i. examples of specific materials not subject to the procedures, as appropriate.

        ii. a description of relevant categories or types of guidance documents subject to the procedures; and

    b. The procedures should address measures to be taken for the:

        i. development of guidance documents, including any opportunity for public comment;

        ii. publication and dissemination of draft or final guidance documents; and

        iii. periodic review of existing guidance documents.

    c. Agency procedures should indicate the extent to which any of the measures created or identified in response to Paragraph 1(b) should vary depending on the type of guidance document or its category, as defined by any provisions in agency procedures responsive to Paragraph 1(a).

2. All relevant agency staff should receive training in agencies’ guidance document management procedures.

3. Agencies should develop and apply appropriate internal controls to ensure adherence to guidance document management procedures.

4. To facilitate internal tracking of guidance documents, as well as to help members of the public more easily identify relevant guidance documents, agencies should consider assigning unique identification numbers to guidance documents covered by their written guidance procedures. Once a guidance identification number has been assigned to a guidance document, it should appear on that document and be used to refer to the document whenever it is listed or referenced on the agency’s website, in public announcements, or in the Federal Register or the Code of Federal Regulations.

5. Using appropriate metrics, agencies should periodically review their guidance document management procedures and their implementation in order to assess their performance in making guidance documents available as well as to identify opportunities for improvement.

6. Agencies should provide opportunities for public feedback on their efforts to promote the public availability of their guidance documents.

Guidance Documents on Agency Websites

7. Agencies should maintain a page on their websites dedicated to informing the public about the availability of guidance documents and facilitating access to those documents. Such guidance document webpages should include:

    a. Agencies’ written guidance document management procedures pursuant to Paragraph 1, if developed;

    b. Plain language explanations (sometimes known as “explainers”) that define guidance documents, explain their legal effects, or give examples of different types of guidance documents;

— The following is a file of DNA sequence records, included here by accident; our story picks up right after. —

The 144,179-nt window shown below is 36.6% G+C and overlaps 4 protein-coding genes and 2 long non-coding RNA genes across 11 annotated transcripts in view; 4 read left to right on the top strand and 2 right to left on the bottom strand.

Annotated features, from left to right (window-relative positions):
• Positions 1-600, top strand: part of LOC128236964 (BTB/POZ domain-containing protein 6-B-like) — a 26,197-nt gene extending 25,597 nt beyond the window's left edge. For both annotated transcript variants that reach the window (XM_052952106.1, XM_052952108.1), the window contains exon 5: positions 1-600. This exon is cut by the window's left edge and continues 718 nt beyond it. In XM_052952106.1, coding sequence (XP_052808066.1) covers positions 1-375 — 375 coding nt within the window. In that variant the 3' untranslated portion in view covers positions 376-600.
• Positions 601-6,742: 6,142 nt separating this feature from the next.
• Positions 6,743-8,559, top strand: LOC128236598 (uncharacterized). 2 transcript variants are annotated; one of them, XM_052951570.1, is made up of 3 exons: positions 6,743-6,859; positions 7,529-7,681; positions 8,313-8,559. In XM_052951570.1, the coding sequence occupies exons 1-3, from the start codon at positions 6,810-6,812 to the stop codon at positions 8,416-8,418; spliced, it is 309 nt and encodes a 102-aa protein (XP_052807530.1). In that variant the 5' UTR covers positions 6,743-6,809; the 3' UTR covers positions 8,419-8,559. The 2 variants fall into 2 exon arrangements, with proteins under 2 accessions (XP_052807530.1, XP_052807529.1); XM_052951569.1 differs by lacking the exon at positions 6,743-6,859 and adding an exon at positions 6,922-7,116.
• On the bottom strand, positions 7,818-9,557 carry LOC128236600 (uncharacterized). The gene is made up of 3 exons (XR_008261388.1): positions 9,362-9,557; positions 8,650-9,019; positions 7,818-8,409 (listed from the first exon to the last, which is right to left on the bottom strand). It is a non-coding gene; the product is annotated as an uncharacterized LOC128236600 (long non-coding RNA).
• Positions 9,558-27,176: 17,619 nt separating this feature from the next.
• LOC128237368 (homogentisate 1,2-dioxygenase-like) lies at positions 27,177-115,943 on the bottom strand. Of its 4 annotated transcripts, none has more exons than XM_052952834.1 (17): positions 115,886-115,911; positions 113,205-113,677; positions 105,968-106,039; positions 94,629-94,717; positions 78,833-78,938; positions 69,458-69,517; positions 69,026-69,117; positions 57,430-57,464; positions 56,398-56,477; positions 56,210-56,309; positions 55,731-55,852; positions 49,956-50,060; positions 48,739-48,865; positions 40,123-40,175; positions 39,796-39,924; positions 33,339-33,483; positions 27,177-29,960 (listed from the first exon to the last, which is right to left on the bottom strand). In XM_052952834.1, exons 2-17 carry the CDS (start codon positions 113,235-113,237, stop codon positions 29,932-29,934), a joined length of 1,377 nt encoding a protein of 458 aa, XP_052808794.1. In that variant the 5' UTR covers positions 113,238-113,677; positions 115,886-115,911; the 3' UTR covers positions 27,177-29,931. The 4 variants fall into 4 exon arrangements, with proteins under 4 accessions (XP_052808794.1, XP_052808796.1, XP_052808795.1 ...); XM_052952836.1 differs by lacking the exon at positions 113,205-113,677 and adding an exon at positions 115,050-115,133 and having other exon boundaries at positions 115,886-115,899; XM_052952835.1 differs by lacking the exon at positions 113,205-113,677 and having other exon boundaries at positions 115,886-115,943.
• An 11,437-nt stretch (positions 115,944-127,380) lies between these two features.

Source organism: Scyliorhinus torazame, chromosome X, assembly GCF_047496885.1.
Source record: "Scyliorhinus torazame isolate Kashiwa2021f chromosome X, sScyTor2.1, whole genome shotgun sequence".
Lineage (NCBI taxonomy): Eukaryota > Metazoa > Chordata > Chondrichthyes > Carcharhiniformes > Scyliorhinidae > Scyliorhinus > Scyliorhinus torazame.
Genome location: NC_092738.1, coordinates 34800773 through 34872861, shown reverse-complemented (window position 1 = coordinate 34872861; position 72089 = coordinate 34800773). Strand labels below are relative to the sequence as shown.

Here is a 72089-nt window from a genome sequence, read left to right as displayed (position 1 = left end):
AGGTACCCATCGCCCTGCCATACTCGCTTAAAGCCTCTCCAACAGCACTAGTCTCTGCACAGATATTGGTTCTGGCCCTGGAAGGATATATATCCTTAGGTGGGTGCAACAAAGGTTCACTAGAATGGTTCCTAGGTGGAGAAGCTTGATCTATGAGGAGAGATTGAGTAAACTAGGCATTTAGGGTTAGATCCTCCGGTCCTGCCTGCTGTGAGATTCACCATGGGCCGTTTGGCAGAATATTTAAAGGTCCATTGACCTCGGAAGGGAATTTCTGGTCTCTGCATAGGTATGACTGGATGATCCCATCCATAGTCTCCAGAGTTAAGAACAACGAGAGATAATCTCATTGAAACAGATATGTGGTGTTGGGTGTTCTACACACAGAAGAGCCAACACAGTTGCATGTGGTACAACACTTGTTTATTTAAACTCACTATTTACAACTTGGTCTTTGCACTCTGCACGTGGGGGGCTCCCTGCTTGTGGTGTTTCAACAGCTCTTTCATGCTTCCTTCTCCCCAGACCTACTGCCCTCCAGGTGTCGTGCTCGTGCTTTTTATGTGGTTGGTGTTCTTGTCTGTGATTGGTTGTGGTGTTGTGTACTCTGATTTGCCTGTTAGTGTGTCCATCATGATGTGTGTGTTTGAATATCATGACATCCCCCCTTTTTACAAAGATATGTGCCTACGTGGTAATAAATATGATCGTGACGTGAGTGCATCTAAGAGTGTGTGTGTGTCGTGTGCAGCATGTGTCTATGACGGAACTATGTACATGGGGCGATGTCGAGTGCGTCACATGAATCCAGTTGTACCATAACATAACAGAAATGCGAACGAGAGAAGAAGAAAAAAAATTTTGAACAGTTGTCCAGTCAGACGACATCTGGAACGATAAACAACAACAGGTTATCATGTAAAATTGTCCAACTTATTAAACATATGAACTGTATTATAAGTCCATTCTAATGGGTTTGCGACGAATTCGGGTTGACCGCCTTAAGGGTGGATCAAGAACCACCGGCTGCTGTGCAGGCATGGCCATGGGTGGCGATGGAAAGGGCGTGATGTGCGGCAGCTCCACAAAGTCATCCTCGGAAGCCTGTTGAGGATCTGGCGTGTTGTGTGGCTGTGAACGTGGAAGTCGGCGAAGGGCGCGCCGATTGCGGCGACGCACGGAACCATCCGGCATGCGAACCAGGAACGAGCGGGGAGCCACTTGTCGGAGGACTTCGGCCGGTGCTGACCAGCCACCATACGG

c. A method for users to find relevant guidance documents, which might include:

        i. Comprehensively listing and indexing agency guidance documents;

        ii. Displaying links to pages where guidance documents are located, which could be organized by topic, type of guidance document, agency sub-division, or some other rubric; or

        iii. A dedicated search engine; and

    d. Contact information or a comment form to facilitate public feedback related to potentially broken links, missing documents, or other errors or issues related to the agency’s procedures for the development, publication, or disclosure of its guidance documents.

8. Agencies should provide the public with access to a comprehensive set of its guidance documents—either on the dedicated guidance document webpage or other webpages—in accordance with its written procedures.

    a. Agency websites should include, at minimum, (1) all guidance documents required by law to be published in the Federal Register and (2) all other guidance documents required by law to otherwise be made publicly available.

    b. Guidance documents should generally be made available in downloadable form.

    c. Links to downloadable copies of agencies’ Small Entity Compliance Guides—issued in accordance with the Small Business Regulatory Enforcement Fairness Act[15]—should be provided.

    d. Agency websites should include relevant information for each guidance document, such as its title, any corresponding regulatory or statutory provision that the guidance document relates to or interprets (if applicable), the date of issuance, and any assigned identifying number.

    e. Agencies should keep guidance documents on their websites current. To the extent a website contains obsolete or modified guidance documents, it should include notations indicating that such guidance documents have been revised or withdrawn. To the extent feasible, each guidance document should be clearly marked within the document to show whether it is current and identify its effective date, and, if appropriate, its rescission date. If a guidance document has been rescinded, agencies should provide a link to any successor guidance document.

9. Although not every agency website will have the same population of users, agency websites should be designed to ensure that they are as helpful to the end user as possible. In particular, agencies should ensure:

    a. Simple words, such as “guidance,” are used in describing webpages that discuss or list guidance documents;

    b. Agency guidance document webpages are easy to find from their website’s home page, through such techniques as a linked tab or entry in a pull-down menu;

    c. The search engine on agency websites works effectively for finding relevant guidance information;

    d. Guidance documents, when listed on webpages, are displayed in a manner that helps the public find a particular document, by using such techniques as indexing, tagging, or sortable tables; and

    e. Websites displaying guidance documents are kept up to date, with any broken links fixed and any amended or withdrawn documents clearly labeled as such.

10. To make guidance documents accessible to users who are searching for information elsewhere on agency websites, agencies should strive to ensure that clearly labeled links to all guidance documents related to specific rules, issues, or programs are easily found in the corresponding section of the website where users are likely to find that information especially helpful.